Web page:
The priority task when restructuring the commercial banks is to resolve
the bad debts and simplify lending procedures, say economic analysts.
They explain that besides some certain successes
in the integration process, Vietnam ’s commercial banks have several
shortcomings in terms of administration, human resources, rising bad
debts and a low level of liquidity.
now has over 80 banks, an excessive number compared to the economic
demand, which has resulted in some of the smaller banks facing serious
shortages of capital and low liquidity levels.
According to Vu Thi Phuong Hoa from the Institute for Financial
Strategies and Policies under the Ministry of Finance, Vietnam ’s
financial system depends mainly on the banks, which along with
non-banking credit organisations account for 75 percent of the financial
sector’s total assets.
However, after recording
some massive developments, some banks had breached principles of
business administration and risk management, resulting in their
increasing bad debts.
The current macroeconomic
difficulties have raised business debt across the country while the
stagnant stock market and the frozen real estate market have run up even
more bad debt with the banks.
The State Bank of
Vietnam (SBV) estimates that by the end of the first quarter of 2012,
the bad debt rate stood at 3.6 percent, or over 85 trillion VND (4
billion USD). This figure also tends to increase due to the lack of
transparency in financial reports.
Dang Duc Thanh,
General Director of the company ‘Dream House’, says that the banks are
stuck with a lot of bad debts and a lot of it is tied to real estate.
The General Director of Saigon Trade and Production Development, Tran
Quoc Manh, emphasised the importance of solving bad debt before
restructuring the banking system.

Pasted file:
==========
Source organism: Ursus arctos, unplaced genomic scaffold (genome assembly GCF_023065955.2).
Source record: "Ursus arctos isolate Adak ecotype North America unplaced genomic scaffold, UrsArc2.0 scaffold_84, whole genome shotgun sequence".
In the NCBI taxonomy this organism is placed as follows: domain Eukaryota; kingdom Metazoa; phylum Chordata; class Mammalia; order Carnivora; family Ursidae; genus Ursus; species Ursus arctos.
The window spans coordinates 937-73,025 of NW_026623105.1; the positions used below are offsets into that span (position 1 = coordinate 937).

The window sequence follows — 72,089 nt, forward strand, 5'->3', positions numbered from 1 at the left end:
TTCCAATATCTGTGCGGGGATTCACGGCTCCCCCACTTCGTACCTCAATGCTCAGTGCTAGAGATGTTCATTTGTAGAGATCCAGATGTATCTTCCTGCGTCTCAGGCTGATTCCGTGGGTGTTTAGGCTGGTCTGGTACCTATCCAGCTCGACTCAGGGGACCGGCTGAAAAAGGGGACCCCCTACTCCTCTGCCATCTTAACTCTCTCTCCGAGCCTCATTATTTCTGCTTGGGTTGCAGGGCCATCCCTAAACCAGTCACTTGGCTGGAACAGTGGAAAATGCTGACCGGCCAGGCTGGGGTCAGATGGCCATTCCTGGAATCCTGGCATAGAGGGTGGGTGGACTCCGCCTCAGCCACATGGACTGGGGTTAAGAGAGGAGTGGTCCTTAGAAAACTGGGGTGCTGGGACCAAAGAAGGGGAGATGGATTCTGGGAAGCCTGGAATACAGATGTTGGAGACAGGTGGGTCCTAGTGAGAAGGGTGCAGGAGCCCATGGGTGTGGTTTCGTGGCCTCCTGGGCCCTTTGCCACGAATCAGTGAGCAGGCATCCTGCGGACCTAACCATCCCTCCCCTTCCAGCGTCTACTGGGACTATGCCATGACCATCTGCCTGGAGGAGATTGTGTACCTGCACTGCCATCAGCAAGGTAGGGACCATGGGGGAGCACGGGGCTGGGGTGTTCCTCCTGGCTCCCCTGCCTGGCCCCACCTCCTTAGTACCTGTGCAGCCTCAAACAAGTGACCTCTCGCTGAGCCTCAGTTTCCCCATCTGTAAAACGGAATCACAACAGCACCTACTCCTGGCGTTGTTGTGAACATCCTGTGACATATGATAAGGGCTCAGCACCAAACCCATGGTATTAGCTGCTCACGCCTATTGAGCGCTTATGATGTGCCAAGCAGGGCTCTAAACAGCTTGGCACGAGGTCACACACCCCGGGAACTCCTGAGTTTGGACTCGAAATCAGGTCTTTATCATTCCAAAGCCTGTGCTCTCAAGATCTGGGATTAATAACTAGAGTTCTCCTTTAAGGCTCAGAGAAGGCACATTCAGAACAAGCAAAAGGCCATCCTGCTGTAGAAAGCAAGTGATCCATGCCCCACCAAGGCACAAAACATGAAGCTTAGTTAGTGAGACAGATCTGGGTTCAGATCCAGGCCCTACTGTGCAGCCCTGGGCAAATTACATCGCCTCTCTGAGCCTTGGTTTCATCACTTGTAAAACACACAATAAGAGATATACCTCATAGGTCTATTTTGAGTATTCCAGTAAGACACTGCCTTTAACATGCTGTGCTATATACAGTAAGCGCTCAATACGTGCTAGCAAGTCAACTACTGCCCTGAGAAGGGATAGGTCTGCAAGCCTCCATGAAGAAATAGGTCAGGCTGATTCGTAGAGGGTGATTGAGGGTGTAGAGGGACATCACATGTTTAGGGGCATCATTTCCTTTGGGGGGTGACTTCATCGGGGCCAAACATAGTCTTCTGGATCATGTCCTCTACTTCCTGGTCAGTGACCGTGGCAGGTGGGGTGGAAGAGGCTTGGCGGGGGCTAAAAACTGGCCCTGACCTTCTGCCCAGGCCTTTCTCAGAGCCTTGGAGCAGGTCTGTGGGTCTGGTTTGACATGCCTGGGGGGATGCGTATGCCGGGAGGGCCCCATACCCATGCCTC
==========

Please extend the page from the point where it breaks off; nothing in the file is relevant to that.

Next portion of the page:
to cross the ‘bad debt threshold’ before starting any restructuring and
making the banking system healthy again”, said Manh, adding that “bad
debts are due to weaknesses in both banks and businesses”.
Therefore, the State needs to buy bad debt back from the banks and
businesses, he said, noting that the issue here is how to do this
properly and effectively.
According to Manh, the
State should buy bad debt using market mechanisms, analyse each one
thoroughly and then verify the ‘health’ of each business through the
level of debt.
However, many experts question the
feasibility of the State buying back such a huge volume of bad debt to
make the banking system healthy.
Bad debts are
like “clots of blood” that block the economy’s flows of capital and
despite lower interest rates, businesses still find it difficult to
access capital. Solving bad debt is essential but the banks also need to
remove obstacles for borrowers and “view’ businesses differently.
According to Thanh, in 2007, many oil, gas, and electricity companies
also began to trade in real estate, leading to thousands of real estate
“The most important thing now is to closely control monetary sources and regulate the banks more,” he stressed.
Pham Ngoc Hung, Vice President of Ho Chi Minh City’s Business
Association, stated that restructuring should pay attention to how banks
‘look’ at businesses. The more difficulties the economy experiences,
the more small businesses are affected and they find it even harder to
access sources of capital.
The banks themselves
say that they want to lend to businesses, based on their financial
transparency and how feasible their projects are, but businesses’
financial reports are unreliable.
Vo Thanh Ly,
Deputy General Director of the Mekong Housing Bank says that his bank is
ready to share the economic burden when businesses meet all
requirements laid down by the SBV and the MHB.-VNA